This lad was probably not an inhabitant of Jerusalem, and that he should have been there then, and come into possession of the carefully guarded secret, was more than a fortunate coincidence. It was divinely ordered, and God's finger is as evident in the concatenation of co-operating natural events as in any 'miracle.' To co-ordinate these so that they concur to bring about the fulfilment of His will may be a less conspicuous, but is not a less veritable, token of a sovereign Will at work in the world than any miracle is. And in this case how wonderfully separate factors, who think themselves quite independent, are all handled like pawns on a chessboard by Him who 'makes the wrath of man to praise Him, and girds Himself with the remainder thereof!' Little did the fiery zealots who were eager to plunge their daggers into Paul's heart, or the lad who hastened to tell him the secret he had discovered, or the Roman officer who equally hastened to get rid of his troublesome prisoner, dream that they were all partners in bringing about one God-determined result -- the fulfilment of the promise that had calmed Paul in the preceding night: 'So must thou bear witness also at Rome.'
III. Paul had been quieted after his exciting day by the vision which brought that promise, and this new peril did not break his peace. With characteristic clear-sightedness he saw the right thing to do in the circumstances, and with characteristic promptitude he did it at once. Luke wastes no words in telling of the Apostle's emotions when this formidable danger was sprung on him, and the very reticence deepens the impression of Paul's equanimity and practical wisdom. A man who had had such a vision last night might well possess his soul in patience, even though such a plot was laid bare this morning; and each servant of Jesus may be as well assured, as was Paul the prisoner, that the Lord shall 'keep him from all evil,' and that if his life is 'witness' it will not end till his witness is complete. Our faith should work in us calmness of spirit, clearness of perception of the right thing to do, swift seizing of opportunities. Paul trusted Jesus' word that he should be safe, whatever dangers threatened, but that trust stimulated his own efforts to provide for his safety.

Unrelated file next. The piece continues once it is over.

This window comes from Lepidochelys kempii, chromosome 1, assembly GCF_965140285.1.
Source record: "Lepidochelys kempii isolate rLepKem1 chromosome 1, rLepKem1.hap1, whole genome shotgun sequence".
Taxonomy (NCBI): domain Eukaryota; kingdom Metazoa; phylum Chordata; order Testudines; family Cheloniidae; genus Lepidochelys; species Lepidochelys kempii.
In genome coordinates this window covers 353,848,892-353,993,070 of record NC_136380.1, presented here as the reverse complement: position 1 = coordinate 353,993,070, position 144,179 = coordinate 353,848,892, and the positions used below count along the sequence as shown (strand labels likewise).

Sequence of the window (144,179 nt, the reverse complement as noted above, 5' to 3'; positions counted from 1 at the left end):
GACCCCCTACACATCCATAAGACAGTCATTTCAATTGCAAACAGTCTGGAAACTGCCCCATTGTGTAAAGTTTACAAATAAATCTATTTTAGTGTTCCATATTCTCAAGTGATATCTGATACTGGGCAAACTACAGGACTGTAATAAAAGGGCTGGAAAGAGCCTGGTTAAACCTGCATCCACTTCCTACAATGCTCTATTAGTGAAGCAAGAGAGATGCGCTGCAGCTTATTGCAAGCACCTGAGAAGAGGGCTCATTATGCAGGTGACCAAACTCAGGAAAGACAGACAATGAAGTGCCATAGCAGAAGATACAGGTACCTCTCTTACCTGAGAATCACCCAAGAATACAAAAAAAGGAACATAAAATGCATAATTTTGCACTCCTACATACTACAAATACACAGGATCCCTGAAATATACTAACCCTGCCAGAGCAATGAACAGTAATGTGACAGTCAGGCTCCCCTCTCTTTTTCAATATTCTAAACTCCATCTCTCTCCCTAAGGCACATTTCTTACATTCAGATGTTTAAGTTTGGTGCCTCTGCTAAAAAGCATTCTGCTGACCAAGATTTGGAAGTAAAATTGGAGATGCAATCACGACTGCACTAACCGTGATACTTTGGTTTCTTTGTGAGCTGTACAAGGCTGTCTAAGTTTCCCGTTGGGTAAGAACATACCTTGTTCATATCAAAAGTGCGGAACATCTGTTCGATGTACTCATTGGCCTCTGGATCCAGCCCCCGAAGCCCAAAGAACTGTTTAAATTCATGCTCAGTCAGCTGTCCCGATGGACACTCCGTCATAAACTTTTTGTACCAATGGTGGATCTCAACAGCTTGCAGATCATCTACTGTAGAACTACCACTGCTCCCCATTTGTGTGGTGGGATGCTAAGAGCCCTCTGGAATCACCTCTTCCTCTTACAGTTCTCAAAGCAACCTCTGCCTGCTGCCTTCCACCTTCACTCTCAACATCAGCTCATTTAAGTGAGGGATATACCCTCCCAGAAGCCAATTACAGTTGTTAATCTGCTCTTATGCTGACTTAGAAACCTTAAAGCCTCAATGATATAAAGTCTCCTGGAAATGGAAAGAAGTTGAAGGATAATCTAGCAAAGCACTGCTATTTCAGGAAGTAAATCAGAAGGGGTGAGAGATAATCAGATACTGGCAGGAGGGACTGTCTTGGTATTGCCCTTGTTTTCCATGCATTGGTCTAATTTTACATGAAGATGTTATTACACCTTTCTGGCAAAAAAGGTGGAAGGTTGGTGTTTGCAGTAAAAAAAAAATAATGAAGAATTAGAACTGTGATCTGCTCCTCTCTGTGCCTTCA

IV. The behaviour of the captain is noteworthy, as showing that he had been impressed by Paul's personal magnetism, and that he had in him a strain of courtesy and kindliness. He takes the lad by the hand to encourage him, and he leads him aside that he may speak freely, and thereby shows that he trusted him. No doubt the youth would be somewhat flustered at being brought into the formidable presence and by the weight of his tidings, and the great man's gentleness would be a cordial. A superior's condescension is a wonderful lip-opener. We all have some people who look up to us, and to whom small kindlinesses from us are precious. We do not 'render to all their dues,' unless we give gracious courtesy to those beneath, as well as 'honour' to those above, us. But the captain could clothe himself too with official reserve and keep up the dignity of his office. He preserved an impenetrable silence as to his intentions, and simply sealed the young man's lips from tattling about the plot or the interview with him. Promptly he acted, without waiting for the Council's application to him. At once he prepared to despatch Paul to Caesarea, glad enough, no doubt, to wash his hands of so troublesome a charge. Thus he too was a cog in the wheel, an instrument to fulfil the promise made in vision, God's servant though he knew it not.